What was advertised in a colonial American newspaper 250 years ago today?
“ANN & BENJAMIN MATHEWES … VIOLATORS OF THE RESOLUTIONS.”
The “GENERAL COMMITTEE” responsible for overseeing adherence to the nonimportation agreement adopted in Charleston in July 1769 ran an advertisement in the June 5, 1770, edition of the South-Carolina Gazette and Country Journal to inform the community of two violations. The story of the first had unfolded over several months. Benjamin Mathewes, a merchant and “Subscriber to the Resolutions,” had imported “sundry Goods from London” in January, but upon being detected had “voluntarily agreed to store” them until nonimportation came to an end and “a general Importation should take Place.” The committee published the new agreement that Mathewes signed to that effect.
For many colonists caught in such circumstances that was the end of the story. Newspaper notices published in several colonies documented violators attempting to rehabilitate their reputations and relationships with the community by making special effort to abide by the terms of the nonimportation agreed after they had been discovered deviating from it. Such was the case for William Glen and Son, “having also been guilty of a Breach of the Resolutions.” Glen and Son acknowledged that they had imported some textiles “contrary to the Resolutions” and then agreed to store them for the duration of the boycott. However, “through Mistake” they “disposed of a few Pieces.” For that error, they “declare our Sorrow” and promised to “adhere strictly to the Resolutions” in the future. Glen and Son also agreed to deposit the remainder of the textiles and other goods “in the public Stores” where they would not have access to them, thus offering reassurance that the mistake would not happen again. The committee stated that Glen and Son depicted the incident as “an Act of Inadvertence, rather than Design” and recommended that their pledge to turn over the remaining textiles “will be received as a sufficient Atonement for their Fault, and restore them to the Public’s Favour and Confidence.”
Mathewes, on the other hand, did not make the same effort to demonstrate his recalcitrance, prompting the committee to take a different approach to his case. Although he affixed his signature to an apology and claimed that he would turn over the goods, the Committee of Inspection discovered that “many of the said Goods … had been opened” and sold. Mathewes claimed that his mother, Ann, also a subscriber to the nonimportation agreement, had been responsible for their sale while he was away from town. Neither mother nor son “ma[d]e proper Satisfaction to the Public for such shameful Breach of their sacred Contracts.” Indeed, the elder Mathewes continued to sell the goods “in manifest Violation of the said Resolutions.”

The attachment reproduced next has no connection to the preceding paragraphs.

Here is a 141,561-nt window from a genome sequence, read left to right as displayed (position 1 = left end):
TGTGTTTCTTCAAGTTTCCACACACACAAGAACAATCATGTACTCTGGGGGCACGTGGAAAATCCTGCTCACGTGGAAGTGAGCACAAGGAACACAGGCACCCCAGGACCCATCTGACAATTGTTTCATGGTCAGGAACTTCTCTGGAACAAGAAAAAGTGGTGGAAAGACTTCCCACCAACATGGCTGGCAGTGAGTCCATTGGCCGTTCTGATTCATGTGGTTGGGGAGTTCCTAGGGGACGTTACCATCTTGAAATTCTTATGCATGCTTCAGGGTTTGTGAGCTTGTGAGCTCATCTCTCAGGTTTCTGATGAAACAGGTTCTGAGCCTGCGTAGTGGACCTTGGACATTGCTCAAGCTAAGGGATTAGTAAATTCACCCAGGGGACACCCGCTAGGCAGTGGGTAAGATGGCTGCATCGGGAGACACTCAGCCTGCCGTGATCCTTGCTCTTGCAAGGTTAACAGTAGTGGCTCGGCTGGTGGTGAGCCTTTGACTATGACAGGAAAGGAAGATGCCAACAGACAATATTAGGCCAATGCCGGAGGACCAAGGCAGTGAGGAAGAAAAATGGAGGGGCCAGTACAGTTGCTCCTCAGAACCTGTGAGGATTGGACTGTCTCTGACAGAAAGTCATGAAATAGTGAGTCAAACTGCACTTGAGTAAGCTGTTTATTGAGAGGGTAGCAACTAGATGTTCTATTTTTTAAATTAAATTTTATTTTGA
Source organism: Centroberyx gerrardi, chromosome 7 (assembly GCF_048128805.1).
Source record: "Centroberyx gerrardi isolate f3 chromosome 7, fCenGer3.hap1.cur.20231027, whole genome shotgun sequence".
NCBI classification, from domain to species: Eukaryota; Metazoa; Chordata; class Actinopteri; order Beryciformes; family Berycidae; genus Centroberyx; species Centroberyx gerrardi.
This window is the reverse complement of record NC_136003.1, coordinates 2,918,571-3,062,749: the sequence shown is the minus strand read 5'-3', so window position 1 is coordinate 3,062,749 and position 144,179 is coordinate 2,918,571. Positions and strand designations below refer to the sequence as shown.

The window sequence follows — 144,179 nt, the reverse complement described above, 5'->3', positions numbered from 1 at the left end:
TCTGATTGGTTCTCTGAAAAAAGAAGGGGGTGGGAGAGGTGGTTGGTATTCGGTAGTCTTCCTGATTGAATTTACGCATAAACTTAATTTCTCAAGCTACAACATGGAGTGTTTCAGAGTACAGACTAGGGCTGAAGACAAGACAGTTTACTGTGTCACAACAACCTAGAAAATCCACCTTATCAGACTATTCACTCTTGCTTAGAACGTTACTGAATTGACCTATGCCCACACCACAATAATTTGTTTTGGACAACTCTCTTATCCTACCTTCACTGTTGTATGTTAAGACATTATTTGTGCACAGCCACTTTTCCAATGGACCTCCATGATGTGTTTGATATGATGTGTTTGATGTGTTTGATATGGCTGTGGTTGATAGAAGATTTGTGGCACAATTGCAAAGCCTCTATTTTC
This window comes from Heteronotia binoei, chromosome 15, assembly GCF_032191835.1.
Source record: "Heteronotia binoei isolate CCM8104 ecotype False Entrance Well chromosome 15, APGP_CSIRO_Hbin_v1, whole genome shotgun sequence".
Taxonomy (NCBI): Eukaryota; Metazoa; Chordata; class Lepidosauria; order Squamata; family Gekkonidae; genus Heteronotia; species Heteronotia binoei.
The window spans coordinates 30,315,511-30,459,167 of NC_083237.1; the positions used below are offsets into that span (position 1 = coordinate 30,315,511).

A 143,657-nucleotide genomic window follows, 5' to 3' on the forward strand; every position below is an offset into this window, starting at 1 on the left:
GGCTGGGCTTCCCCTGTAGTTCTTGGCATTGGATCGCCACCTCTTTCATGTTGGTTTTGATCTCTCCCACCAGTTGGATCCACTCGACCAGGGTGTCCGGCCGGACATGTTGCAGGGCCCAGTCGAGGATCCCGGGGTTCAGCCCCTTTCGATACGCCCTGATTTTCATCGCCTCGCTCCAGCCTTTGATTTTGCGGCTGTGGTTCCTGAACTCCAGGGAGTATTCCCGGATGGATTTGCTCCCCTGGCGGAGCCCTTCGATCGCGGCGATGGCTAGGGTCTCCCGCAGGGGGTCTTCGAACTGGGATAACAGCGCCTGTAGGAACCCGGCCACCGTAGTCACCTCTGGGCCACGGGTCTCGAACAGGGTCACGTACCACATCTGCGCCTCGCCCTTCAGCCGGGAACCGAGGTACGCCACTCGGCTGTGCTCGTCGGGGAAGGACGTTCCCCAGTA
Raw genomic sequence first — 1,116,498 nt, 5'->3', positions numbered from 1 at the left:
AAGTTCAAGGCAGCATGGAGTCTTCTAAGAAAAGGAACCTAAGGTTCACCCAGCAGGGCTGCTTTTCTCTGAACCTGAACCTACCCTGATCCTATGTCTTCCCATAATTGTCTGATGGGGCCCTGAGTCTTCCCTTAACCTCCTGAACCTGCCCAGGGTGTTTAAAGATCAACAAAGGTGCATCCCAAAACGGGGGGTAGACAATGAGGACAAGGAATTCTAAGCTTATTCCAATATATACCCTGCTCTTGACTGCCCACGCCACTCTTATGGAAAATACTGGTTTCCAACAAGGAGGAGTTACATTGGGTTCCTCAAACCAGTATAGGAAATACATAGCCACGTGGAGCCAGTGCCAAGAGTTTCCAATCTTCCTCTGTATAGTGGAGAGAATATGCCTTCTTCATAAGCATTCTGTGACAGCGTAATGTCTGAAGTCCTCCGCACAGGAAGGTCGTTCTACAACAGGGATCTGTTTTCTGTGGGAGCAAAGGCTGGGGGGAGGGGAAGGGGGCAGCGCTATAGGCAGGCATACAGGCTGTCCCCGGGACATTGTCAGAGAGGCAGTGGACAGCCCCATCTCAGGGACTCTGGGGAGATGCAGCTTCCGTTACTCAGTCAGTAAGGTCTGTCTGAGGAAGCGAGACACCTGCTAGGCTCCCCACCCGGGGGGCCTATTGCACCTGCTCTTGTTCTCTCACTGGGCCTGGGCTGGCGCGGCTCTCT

This resulted in consequences. Although the General Committee had shown “all possible Lenity and Forbearance” in attempting to resolve the situation, they came to the point that they deemed it necessary to advertise “ANN & BENJAMIN MATHEWES, as VIOLATORS OF THE RESOLUTIONS.” The committee asserted that these violators were guilty of “counteracting the united Sentiments of the whole Body of the People, not only in this, but all the Northern Provinces; and prefering their own little private Advantage to the general Good of AMERICA.” The Mathewes had betrayed both consumers and their country. The Committee even more stridently made that point, proclaiming that “every such Violator should be treated with the utmost Contempt.” Furthermore, the committee instructed those who supported the nonimportation agreement “against having any commercial Dealings whatever with the said ANN & BENJAMIN MATHEWES.” Until they took the necessary actions to redeem themselves, “their Actions must declare them to be obstinate and inveterate Enemies to their Country, and unworthy of the least Confidence or Esteem.”
The General Committee told two stories of violations of the nonimportation agreement, one about the contrite Glen and Son and the other about two generations of the Mathewes family who refused to abide by the resolutions they had signed. In each instance, the committee made recommendations for how members of the community should interpret these actions and react to the perpetrators. By publishing this advertisement, the committee used the power of the press in their efforts to achieve compliance with the agreement and shape the narrative of resistance to the duties on certain imported goods that Parliament imposed in the Townshend Acts.